2 JUNE 1866, Page 16



Brompton, May 28, 1866. you allow a Utopian a corner in your journal, just space enough to sow a suggestion there, to sprout if aught of good be in it? Why, you will ask, should a Utopian go to the Spectator, of all others, with its shrewd, suggestive good sense so ready to winnow the two grains of wheat out of the bushel of chaff? Because precisely of the grain or two therein, which you . will assuredly discern, if it be there at all. Moreover, the idealism with which John Stuart Mill has beautifully invested the otherwise "dismal science" appears to my eye at least reflected in the Spectator. You, without flattery, be it said, have recognized the power of imagination and the force of sentiment in man, wanting which no social system can arrive at completeness. As in that greatest of statesmen, Edmund Burke, passion, with its attendant range of glowing imagery, ensured reach and permanency to teach- ings and maxims that otherwise might have been as seed sown in stony ground, so in this our day, most common-place calculations, even in the interests of our selfish security, cease to be of the earth, earthy, and of the shop, shoppy. To come without further preface to the point, allow me to ask what is England going to do in the Conference? As far as reports go, and unfortunately they are sus- tained by inherent likelihood, John Bull has nothing better to offer than good advice. How often is it not the fate of good advisers to be spurned by heated antagonists, aim& because coolness is as much out of place where resentments are face to face, as would be a total-abstinence man amongst convivialists of the not-go-home- till-morning school. John Bull must then be prepared to make a sacrifice for peace, for it is only by sacrifice that peace can be preserved. Allow me, Sir, to ascend to your own high ground, and say with you that sacrifices are the price which men must pay. for all great and good achievements. Italy is ready to pay her a heroic sacrifice in the blood of her children for Venice, as France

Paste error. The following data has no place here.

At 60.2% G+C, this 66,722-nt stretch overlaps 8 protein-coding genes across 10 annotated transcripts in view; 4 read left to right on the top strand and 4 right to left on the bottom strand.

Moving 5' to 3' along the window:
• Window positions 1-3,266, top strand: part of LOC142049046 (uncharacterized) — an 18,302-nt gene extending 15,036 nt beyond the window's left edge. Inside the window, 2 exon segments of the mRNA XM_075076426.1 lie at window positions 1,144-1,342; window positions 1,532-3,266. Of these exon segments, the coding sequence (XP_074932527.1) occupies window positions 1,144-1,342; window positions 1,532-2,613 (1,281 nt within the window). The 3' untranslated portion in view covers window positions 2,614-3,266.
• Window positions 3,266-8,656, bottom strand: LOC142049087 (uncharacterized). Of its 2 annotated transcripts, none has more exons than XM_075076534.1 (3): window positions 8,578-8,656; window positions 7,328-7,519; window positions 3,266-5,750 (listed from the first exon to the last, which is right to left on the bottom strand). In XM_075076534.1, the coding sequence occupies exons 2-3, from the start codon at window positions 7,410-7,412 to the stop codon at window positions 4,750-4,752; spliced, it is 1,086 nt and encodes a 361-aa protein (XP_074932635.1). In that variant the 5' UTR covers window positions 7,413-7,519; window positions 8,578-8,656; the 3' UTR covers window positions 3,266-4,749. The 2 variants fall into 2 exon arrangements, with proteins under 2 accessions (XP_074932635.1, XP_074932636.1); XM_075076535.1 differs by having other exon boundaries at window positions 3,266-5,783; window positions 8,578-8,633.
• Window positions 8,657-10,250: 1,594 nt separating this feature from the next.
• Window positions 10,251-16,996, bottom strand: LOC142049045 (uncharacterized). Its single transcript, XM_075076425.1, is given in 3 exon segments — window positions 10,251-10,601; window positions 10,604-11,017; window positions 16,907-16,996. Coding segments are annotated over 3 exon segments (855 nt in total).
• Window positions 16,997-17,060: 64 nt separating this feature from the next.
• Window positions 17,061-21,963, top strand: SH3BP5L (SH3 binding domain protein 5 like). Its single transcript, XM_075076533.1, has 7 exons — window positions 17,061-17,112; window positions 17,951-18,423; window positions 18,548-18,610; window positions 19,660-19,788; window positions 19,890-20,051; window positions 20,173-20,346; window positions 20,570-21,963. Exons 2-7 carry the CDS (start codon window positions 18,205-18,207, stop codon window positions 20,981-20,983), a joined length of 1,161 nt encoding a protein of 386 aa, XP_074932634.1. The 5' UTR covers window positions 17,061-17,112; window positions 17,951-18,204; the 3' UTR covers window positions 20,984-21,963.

would pay the like price for Calais, were Calais still in the hands of England, or as England herself would pay for, say the Channel Islands, half French even as they are. If John Bull were endowed with that strength of imagination by which we are enabled to stand in others' shoes, and to feel as they do, he would not be, or the Times for him, talking like a parish beadle about breaking the peace, and what a pity it is neighbours should not be let sleep quietly in Capel Court. Well, then, is John Bull prepared to go his share of the sacrifices that must be offered in lieu of empty conferring ? He will not fight, and no blame to him. But as he is wealthy and of good repute, his word is worth something on the exchanges of Europe. Now, suppose he should propose to Austria to give up Venice to Italy for a consideration, with an offer to guarantee the payment? Do not pish and pshaw, ye Bulls and Bears. Just think upon it for a moment, if indeed ye are in a mood for thinking at all at this moment, when the mere talk of war, the mere grim aspect of the danger coming upon you, has depreciated your stocks and shares to the tune of some 150 millions sterling. If Italy should make the offer her- self to Austria, the latter would undoubtedly reject it. Coming from England in the pure interests of peace, and with an under- standing to guarantee the amount, such offer would assume a different aspect. What would the risk signify, even if risk there be, of some twenty millions or more, when compared with the hundreds of millions about to be lost, not to speak of the thousands of lives, and of the misery and confusion defying calculation? Two things are admitted. The one that the Italians are excusable, to say the least, in their desire to have their kingdom completed at all hazards by the liberation of Venice ; the other, that the Venetian question being settled, there'would remain little com- parative difficulty regarding other points of dispute. Bismarck would hardly persist in braving further both Austria and the public feeling of discontent at home, and whatever may be the ultimate settlement regarding Rome, yet the question there involved is one which can be settled by negotiation, for while the occupation of Venice by a foreign power is a stigma and a wrong, there is in the eyes of the Catholic world a lustre shed upon Italy herself by Rome being the "head centre" of Catholicity, which a truly politic Pope, who would go with Italian feeling, might allege by argument and example in a way that could not fail to terminate the present dispute. If England, then, will only offer to guarantee the tithe of what she would gain in good time, viz., the peaceful security of Italy, there would be realized the dream of